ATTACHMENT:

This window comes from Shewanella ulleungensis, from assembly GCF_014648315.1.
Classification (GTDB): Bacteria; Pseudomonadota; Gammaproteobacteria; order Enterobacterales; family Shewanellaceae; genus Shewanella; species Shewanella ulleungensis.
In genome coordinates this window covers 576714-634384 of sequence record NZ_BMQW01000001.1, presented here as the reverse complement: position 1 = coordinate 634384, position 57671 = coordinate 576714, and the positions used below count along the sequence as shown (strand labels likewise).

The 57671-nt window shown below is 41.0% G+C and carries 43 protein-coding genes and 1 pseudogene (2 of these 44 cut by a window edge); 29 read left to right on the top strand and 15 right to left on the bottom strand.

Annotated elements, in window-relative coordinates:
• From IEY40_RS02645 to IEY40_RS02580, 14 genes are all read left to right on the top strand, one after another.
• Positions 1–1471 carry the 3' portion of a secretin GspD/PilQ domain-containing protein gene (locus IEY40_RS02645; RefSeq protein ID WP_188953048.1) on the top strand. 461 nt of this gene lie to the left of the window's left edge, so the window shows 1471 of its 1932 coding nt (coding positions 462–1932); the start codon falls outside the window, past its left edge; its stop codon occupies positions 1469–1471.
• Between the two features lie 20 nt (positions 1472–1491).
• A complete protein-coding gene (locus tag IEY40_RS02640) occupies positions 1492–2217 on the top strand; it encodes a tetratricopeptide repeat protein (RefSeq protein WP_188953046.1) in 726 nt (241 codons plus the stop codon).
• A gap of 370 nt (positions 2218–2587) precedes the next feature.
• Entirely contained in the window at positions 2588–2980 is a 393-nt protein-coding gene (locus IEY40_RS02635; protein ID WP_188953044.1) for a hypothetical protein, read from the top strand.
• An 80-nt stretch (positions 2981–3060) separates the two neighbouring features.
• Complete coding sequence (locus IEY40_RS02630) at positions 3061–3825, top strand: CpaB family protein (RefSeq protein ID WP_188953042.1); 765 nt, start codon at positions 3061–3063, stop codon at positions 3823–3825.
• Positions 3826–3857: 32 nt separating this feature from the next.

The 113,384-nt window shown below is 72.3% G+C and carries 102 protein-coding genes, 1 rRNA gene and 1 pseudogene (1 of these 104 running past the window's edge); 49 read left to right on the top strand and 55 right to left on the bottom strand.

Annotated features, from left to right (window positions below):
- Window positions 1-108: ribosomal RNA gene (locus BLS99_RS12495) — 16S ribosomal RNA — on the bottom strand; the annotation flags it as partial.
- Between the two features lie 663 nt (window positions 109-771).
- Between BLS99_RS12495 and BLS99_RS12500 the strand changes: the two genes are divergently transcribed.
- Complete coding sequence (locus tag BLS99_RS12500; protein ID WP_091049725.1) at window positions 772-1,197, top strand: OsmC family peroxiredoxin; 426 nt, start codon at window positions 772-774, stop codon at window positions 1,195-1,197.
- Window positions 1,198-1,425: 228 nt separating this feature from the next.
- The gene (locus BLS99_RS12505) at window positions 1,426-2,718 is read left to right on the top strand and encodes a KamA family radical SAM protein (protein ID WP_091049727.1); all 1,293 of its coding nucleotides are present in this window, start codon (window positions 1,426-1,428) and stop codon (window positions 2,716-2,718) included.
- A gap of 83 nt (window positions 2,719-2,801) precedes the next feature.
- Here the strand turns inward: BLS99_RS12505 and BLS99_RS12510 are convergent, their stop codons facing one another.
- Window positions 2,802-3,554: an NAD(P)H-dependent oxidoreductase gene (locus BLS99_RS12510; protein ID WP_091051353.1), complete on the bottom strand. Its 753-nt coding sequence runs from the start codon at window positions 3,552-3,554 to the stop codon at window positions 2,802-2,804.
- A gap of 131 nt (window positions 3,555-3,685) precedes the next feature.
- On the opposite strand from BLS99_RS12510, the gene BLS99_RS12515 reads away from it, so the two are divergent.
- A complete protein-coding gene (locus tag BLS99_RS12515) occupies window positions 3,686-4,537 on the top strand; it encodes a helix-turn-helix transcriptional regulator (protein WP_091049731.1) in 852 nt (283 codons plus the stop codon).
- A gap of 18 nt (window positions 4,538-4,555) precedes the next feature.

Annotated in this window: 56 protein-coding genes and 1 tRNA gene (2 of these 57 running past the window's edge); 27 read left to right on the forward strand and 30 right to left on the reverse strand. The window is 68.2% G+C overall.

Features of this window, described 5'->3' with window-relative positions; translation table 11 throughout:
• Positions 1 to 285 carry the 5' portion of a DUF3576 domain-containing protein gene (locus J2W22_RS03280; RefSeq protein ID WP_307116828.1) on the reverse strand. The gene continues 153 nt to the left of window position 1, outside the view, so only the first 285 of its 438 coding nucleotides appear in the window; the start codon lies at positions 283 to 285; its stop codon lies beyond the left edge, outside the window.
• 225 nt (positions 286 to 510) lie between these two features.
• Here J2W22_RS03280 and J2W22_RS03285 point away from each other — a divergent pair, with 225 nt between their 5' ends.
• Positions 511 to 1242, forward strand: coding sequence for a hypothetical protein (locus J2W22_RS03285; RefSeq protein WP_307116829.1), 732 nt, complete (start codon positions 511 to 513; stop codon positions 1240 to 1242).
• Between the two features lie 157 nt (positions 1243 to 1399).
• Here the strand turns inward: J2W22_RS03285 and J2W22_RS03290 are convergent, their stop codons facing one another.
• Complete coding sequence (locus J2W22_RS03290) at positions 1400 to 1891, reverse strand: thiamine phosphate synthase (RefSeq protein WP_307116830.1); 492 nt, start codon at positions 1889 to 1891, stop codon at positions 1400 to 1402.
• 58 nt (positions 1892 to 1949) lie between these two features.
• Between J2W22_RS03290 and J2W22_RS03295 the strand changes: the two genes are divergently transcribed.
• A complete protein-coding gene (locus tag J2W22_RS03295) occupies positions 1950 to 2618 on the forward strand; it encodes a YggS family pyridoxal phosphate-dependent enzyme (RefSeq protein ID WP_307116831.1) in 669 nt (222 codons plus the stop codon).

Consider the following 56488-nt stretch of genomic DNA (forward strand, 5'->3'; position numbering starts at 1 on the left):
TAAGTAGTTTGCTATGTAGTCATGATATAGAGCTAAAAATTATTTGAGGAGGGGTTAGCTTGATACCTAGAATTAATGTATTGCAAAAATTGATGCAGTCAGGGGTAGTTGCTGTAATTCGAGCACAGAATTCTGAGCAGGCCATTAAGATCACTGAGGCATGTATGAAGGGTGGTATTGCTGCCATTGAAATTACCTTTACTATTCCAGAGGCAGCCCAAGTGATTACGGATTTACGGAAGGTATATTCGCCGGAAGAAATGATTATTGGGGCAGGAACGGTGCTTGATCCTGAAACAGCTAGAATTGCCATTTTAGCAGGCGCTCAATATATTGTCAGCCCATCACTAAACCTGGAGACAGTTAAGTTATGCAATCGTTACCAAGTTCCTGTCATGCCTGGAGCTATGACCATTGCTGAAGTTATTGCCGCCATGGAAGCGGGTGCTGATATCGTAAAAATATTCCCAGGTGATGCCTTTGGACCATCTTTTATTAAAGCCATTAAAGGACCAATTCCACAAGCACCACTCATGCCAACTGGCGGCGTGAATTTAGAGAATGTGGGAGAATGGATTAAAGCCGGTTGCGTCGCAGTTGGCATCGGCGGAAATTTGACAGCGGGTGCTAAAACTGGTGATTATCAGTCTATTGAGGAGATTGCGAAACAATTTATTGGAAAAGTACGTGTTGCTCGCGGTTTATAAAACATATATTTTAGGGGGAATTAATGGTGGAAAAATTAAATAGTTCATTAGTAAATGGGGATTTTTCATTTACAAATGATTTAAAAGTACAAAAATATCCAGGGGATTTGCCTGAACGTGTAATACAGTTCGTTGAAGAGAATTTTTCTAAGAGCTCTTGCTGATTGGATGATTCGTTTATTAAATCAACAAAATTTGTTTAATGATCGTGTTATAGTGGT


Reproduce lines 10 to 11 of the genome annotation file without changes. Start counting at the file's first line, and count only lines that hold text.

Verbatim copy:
• A gap of 370 nt (positions 2218–2587) precedes the next feature.
• Entirely contained in the window at positions 2588–2980 is a 393-nt protein-coding gene (locus IEY40_RS02635; protein ID WP_188953044.1) for a hypothetical protein, read from the top strand.